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Colleges failed to act, so New York Senator Kirsten Gillibrand (left) co-sponsored a bill to reduce campus sexual assaults— AP Images

Putting the onus on women to defend themselves against rape will not eliminate the crisis. We know this because some variety of “protect yourself” (the version du jour seems to be “Watch your drink!”) has been the advice given to women for generations, and assaults continue.

Sure, arming women with mace and self-defense lessons may protect individuals against the sort of rape depicted in early seasons of Law & Order, the kind of involving a stranger who hides in the bushes, wearing a weather-inappropriate stocking cap. But most look nothing like that. According to the U.S. Department of Justice, 85 to 90 percent of campus sexual-assault victims knew their attacker. And according to experts including psychologist David Lisak, focusing on individual defense and personal responsibility doesn’t reduce rape, because college rapists approach the female population on campus the way a lion approaches a herd of antelope. Lisak argues that college rapists target the slow, the impaired, the ones separated from the herd. The weakest antelope will always be eaten, even if it knows basic judo moves.

Urging rape victims to appeal to law enforcement rather than their schools’ flimsy internal justice systems won’t solve things either. It certainly didn’t work for the woman who accused Florida State football player Jameis Winston of rape. Although the Heisman Trophy winner was cleared of all charges, a New York Times investigation of the alleged assault’s aftermath outlined how the Tallahassee police department had barely lifted a finger. Nationally, a laughably small percentage of rape charges result in convictions. Out of every 100 rapes, only 40 are reported to police. Of those, only 10 lead to an arrest, and only three lead to prison time for a convicted rapist. Can you blame a woman for concluding that appealing to the police may be a waste of time?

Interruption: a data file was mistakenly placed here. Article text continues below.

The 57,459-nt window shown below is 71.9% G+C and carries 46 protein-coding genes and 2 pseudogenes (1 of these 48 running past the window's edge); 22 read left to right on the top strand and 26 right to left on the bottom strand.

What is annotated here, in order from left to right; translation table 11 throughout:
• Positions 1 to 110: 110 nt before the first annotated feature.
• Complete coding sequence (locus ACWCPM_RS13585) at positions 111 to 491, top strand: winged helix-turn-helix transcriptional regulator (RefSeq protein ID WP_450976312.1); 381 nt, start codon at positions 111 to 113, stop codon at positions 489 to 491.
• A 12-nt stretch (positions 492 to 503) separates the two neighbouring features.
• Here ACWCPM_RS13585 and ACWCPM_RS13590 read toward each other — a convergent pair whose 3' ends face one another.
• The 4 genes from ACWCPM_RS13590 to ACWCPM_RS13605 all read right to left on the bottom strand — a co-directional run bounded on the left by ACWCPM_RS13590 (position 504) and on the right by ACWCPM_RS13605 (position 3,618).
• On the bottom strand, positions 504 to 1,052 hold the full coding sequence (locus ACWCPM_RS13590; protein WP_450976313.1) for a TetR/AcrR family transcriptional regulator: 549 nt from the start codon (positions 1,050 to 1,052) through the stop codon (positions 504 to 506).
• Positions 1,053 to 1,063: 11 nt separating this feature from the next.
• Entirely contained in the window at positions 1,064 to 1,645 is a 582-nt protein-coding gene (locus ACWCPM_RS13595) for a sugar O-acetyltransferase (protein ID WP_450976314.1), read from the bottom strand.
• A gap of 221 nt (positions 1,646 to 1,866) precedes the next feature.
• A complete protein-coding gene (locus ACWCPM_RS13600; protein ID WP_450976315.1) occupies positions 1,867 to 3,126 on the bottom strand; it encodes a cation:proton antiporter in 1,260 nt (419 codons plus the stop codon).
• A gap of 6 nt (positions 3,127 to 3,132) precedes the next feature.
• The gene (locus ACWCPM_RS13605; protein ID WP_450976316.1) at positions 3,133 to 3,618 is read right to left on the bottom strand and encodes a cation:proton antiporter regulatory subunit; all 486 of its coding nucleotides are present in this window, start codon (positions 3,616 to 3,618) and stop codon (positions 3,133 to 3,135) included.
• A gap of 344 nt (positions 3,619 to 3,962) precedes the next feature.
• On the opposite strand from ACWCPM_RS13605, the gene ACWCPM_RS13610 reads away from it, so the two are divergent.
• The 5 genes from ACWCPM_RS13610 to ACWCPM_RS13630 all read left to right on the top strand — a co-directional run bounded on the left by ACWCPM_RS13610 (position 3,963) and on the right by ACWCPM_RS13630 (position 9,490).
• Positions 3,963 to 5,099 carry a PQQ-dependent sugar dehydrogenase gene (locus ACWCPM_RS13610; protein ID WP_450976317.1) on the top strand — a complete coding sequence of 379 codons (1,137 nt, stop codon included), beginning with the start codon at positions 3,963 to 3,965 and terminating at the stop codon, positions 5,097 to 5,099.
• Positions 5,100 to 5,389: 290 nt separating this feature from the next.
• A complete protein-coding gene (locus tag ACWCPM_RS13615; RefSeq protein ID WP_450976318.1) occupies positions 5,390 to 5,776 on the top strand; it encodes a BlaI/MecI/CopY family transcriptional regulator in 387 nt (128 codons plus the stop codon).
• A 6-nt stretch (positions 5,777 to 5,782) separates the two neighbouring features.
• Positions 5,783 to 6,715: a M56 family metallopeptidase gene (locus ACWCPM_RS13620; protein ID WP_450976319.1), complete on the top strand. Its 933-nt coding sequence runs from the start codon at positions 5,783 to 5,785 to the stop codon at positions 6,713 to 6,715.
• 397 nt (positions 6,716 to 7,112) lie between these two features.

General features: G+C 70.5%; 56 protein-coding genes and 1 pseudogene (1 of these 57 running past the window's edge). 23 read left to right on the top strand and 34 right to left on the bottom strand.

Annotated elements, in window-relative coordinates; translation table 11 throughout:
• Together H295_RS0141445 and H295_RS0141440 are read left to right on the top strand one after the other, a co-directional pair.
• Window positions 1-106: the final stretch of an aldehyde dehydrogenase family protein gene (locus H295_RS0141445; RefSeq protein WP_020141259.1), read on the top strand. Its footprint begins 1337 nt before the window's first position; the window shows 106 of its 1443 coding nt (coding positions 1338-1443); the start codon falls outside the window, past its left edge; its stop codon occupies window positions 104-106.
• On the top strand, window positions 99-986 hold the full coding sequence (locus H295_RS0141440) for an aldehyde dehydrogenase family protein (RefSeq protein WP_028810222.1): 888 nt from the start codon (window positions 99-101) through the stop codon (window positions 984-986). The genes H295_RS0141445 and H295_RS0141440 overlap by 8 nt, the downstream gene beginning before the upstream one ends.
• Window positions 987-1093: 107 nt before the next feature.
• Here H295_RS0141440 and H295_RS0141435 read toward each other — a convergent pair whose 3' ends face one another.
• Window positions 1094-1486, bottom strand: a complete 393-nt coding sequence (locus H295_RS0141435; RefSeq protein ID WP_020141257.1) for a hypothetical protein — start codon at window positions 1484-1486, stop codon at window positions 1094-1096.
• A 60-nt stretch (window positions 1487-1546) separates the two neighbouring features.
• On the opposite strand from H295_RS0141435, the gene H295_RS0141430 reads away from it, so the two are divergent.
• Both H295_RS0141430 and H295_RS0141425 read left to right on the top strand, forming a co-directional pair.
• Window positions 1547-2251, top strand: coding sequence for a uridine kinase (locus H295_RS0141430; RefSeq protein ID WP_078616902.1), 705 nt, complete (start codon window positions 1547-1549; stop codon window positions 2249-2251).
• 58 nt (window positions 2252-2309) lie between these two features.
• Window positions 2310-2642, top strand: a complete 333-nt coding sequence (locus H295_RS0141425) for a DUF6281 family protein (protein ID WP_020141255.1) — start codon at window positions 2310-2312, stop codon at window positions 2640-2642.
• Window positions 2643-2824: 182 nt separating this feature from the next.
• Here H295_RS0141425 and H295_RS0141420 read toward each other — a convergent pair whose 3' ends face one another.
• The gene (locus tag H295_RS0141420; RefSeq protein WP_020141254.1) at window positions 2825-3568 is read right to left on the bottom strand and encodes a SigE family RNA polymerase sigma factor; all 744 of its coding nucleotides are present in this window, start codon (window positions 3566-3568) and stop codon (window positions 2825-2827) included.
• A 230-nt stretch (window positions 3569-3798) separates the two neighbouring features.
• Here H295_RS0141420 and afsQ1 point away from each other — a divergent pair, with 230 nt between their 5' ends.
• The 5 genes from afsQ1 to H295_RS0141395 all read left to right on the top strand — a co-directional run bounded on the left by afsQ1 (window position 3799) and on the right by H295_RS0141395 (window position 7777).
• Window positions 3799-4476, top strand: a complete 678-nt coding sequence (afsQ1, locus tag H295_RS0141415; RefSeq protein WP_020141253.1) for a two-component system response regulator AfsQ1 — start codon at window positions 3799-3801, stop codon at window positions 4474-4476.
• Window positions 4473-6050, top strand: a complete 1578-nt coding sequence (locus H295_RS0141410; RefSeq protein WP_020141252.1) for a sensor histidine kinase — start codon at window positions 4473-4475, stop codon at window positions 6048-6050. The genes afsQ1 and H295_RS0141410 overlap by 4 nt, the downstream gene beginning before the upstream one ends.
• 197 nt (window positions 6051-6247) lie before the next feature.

Finally, universities that try to push Greek life and alcohol consumption off campus to absolve themselves of legal liability for students’ debauchery do not eliminate the problem and may in fact exacerbate it. The DOJ cites attending off-campus parties as a major risk factor for sexual assault. When universities move fraternities outside their purview, it can give rise to unregulated “illegal” fraternities, such as the one operating at American University. E-mails leaked this spring from “fraternity” brothers revealed a dangerous culture of sexual assault fostered by its members, and interviews with women on campus revealed that many of the knew someone who had been raped at the frat.

Between misrepresenting what sexual assault is, fudging sexual-assault statistics, interfering in investigations, prioritizing their own interests over their students’ safety and treating sexual assault like a PR crisis that can be fixed with press releases, American colleges and universities have explored nearly every way to dodge actually addressing their respective sexual-assault problems. Maybe this is the year that all changes. But if schools continue with their current playbook, I wouldn’t count on it.


Erin Gloria Ryan is the News Editor at Jezebel. Follow her on Twitter @MorningGloria.